Monthly Archives: October 2011

The Curse of Arthur Rhodes

In August, the Texas Rangers released veteran reliever Arthur Rhodes — once, long ago, a fireballing Oriole prospect, and always a favorite of mine.  Rhodes signed with the Cardinals, and is now, after 20 years in the majors, in the World Series for the first time, facing the team that dumped him two months ago.

Think the Rangers could have used one more bullpen arm last night?

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Cathy O’Neil is killing it

Some great recent posts from Mathbabe, the funniest and pissed-offiest “math, the universe, and everything” blog on the tubes:

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Applied Algebra Days this weekend in Madison

One of the exciting aspects of math at Wisconsin is the new emphasis on what I call “applied pure math” — that is, applied math that doesn’t involve PDEs or numerical analysis.  If you’re in town and want to see what this looks like, you can come to the first Applied Algebra Days conference, featuring Ronny Hadani, Pablo Parrilo, Olga Holtz, and lots of other interesting people.  And as an added bonus it’s in the shiny new Wisconsin Institutes for DiscoverySchedule hereAbstracts here.

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I say two sentences about the World Series on NPR

Transcript and recording here.

This was based on a much longer conversation.  I’ll just add that yes, not only do wild card teams not always get blown out, they sometimes win!  The larger point stands, though — if the pennant winners are drawn somewhat uniformly from the best four teams in the league, you’re more likely to have a mismatched World Series than you were in olden times, when the pennant winner was usually the best team in its league.

Here’s my old Slate piece on why the World Series should be stopped when one team goes up 3-0, but should go to best of 9 if the first six games split 3-3.

If you like Mike Pesca’s voice and you like smart sports talk, I highly recommend Slate’s Hang Up and Listen podcast.


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CJ asks the hard questions about The Wizard of Oz

CJ is listening to The Wizard of Oz on tape.  This morning he asked me:

“I understand why the Scarecrow and the Tin Woodsman don’t poop, but why don’t Dorothy, Toto, and the lion poop?”

“Why do you think they don’t poop?”

“They don’t mention them pooping, but they do mention them eating.”

I had to admit this was a good point.  I explained that in a book the author doesn’t have to mention every single thing a character does, especially things that don’t really affect the story.  CJ seemed satisfied with this.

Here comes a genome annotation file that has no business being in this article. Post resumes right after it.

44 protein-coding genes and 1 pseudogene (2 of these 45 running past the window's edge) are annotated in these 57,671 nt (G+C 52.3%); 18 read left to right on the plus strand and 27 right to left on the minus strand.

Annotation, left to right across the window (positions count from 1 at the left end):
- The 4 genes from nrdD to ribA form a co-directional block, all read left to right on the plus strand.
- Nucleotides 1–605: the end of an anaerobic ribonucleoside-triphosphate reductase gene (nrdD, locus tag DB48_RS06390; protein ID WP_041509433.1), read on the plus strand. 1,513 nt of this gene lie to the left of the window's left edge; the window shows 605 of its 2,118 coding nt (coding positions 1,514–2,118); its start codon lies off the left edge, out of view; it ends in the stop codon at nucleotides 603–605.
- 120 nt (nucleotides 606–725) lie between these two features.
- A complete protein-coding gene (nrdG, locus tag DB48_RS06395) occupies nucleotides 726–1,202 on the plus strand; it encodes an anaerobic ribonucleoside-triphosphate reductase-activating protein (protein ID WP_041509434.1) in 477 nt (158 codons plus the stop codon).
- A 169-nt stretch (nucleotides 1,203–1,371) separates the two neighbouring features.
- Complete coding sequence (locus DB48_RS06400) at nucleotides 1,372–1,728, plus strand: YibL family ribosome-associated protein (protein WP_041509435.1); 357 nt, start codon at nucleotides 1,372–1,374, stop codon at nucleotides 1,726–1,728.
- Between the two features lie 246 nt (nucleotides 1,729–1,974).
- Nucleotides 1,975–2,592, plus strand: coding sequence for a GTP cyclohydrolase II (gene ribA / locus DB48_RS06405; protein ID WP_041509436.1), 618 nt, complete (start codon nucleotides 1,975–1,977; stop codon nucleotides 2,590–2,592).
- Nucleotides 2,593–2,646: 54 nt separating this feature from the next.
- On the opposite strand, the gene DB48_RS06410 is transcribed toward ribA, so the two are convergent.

Then about a minute later:

“In the movie do they poop?”


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In which Google+ is a good place to talk about math

Google+ may not have killed Facebook, but it is developing into a nice place for tearoom style chats about math; less formal than MathOverflow, more characters than FB.  This thread Allen Knutson started about circle packing is a case in point.  If I’m reading the thread and I say to myself “Matt Kahle should be weighing in on this,” I can just type in his name with a + prepended to it — and he’s summoned!  That’s a functionality that really doesn’t exist elsewhere.

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Show report: Man Man, High Noon, 18 Oct 2011

Are they a troop of monkeys?  Goons?  Are they sailors, lost and pissed?  Are they life coaches to each other and to us?  No one is given to know.  They are Man Man.



Stephen Pinker is a member of the intellectual elite

Via Crooked Timber, Stephen Pinker has a new book about the relative non-violence of modern times.  Interviewed by John Naughton in the Guardian about the new book, Pinker has this to say:

JN: One of the most intriguing tables in the book is the one on page 195, which takes the death toll from distant atrocities, estimates what proportion of the contemporary population that toll represents and then computes what the corresponding proportion of the mid-20th century population would be. So the Mongol conquests of the 13th century, for example, killed 40 million people, which corresponds to 278 million in 1950s terms. Now although 40 million is obviously a huge number, converting it into its modern equivalent makes one see it in a rather different light. Somewhere in the book you make a similar point about 9/11: the attacks killed 3,000 people, which of course is terrible at one level. But as a proportion of the US population, the death toll from the attack on the Twin Towers is, relatively speaking, infinitesimal. (That doesn’t mean, obviously, that those deaths did not have a devastating impact on the friends and families of those who died.) So maybe one reason why we have such a warped historical perspective on the history of violence is down to what you call “the innumeracy of our journalistic and intellectual culture”?

SP: I think that a failure of statistical thinking is the major intellectual shortcoming of our universities, journalism and intellectual culture. Cognitive psychology tells us that the unaided human mind is vulnerable to many fallacies and illusions because of its reliance on its memory for vivid anecdotes rather than systematic statistics. Yet pundits continue to hallucinate trends in freak events, like the Norwegian sniper (who shot all those young people on an island) and make wildly innumerate comparisons, such as between Afghanistan and Vietnam, or between today’s human trafficking and the African slave trade. It’s a holdover of the literary sensibilities of our science-flunking intellectual elite, who would be aghast if someone didn’t know who Milton was, but cheerfully flaunt their ignorance of basic science and mathematics. I lobbied – unsuccessfully – for a course requirement at Harvard in statistical and logical reasoning.

It’s remarkable how I can agree in every particular with what Pinker has to say here, yet find completely off-putting his way of expressing it.  It is true that quantitative argument in the public sphere is in a sorry state;  that our military apparatus has worked very hard over the years to minimize the role of indiscriminate slaughter as an instrument of foreign policy; that people could be much better than they are at pushing back against their cognitive biases, and could even stand to be formally trained in so doing.

But you know who’s in the intellectual elite?  Stephen Pinker! And me!  And lots of other scientists and mathematicians!  Do people really “cheerfully flaunt” their ignorance of science and math?  They do not — they apologize for it.  Because science and math carry intense prestige.  Go around saying “Society can get along fine without the study of literature” and you’re a hard-nosed realist willing to make tough choices in hard times.  Try it with “Society can get along fine without scientists and engineers” and you’re laughed out of town.